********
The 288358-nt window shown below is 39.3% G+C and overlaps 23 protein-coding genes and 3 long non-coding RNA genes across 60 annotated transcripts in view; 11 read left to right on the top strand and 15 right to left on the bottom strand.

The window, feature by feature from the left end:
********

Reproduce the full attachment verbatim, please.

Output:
The 288358-nt window shown below is 39.3% G+C and overlaps 23 protein-coding genes and 3 long non-coding RNA genes across 60 annotated transcripts in view; 11 read left to right on the top strand and 15 right to left on the bottom strand.

The window, feature by feature from the left end: